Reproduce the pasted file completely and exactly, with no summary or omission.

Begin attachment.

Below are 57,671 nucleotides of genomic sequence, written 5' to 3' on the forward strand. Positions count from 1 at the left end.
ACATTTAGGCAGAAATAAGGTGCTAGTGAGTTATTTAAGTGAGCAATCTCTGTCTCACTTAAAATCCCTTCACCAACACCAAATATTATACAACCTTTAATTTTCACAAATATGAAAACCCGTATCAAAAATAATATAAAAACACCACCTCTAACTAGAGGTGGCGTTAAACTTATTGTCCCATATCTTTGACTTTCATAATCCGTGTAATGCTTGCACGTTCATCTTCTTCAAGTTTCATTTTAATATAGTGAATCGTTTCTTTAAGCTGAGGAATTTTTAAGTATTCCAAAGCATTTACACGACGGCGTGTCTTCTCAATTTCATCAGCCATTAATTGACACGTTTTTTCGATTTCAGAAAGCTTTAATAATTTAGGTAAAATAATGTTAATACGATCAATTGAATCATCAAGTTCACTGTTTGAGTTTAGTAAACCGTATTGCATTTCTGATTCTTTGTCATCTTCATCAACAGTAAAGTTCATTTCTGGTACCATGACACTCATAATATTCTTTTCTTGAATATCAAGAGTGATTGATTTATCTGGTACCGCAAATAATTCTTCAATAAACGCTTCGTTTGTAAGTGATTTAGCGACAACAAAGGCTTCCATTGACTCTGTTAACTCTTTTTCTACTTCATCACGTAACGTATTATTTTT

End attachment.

Below are 57,671 nucleotides of genomic sequence, written 5' to 3' on the forward strand. Positions count from 1 at the left end.
ACATTTAGGCAGAAATAAGGTGCTAGTGAGTTATTTAAGTGAGCAATCTCTGTCTCACTTAAAATCCCTTCACCAACACCAAATATTATACAACCTTTAATTTTCACAAATATGAAAACCCGTATCAAAAATAATATAAAAACACCACCTCTAACTAGAGGTGGCGTTAAACTTATTGTCCCATATCTTTGACTTTCATAATCCGTGTAATGCTTGCACGTTCATCTTCTTCAAGTTTCATTTTAATATAGTGAATCGTTTCTTTAAGCTGAGGAATTTTTAAGTATTCCAAAGCATTTACACGACGGCGTGTCTTCTCAATTTCATCAGCCATTAATTGACACGTTTTTTCGATTTCAGAAAGCTTTAATAATTTAGGTAAAATAATGTTAATACGATCAATTGAATCATCAAGTTCACTGTTTGAGTTTAGTAAACCGTATTGCATTTCTGATTCTTTGTCATCTTCATCAACAGTAAAGTTCATTTCTGGTACCATGACACTCATAATATTCTTTTCTTGAATATCAAGAGTGATTGATTTATCTGGTACCGCAAATAATTCTTCAATAAACGCTTCGTTTGTAAGTGATTTAGCGACAACAAAGGCTTCCATTGACTCTGTTAACTCTTTTTCTACTTCATCACGTAACGTATTATTTTT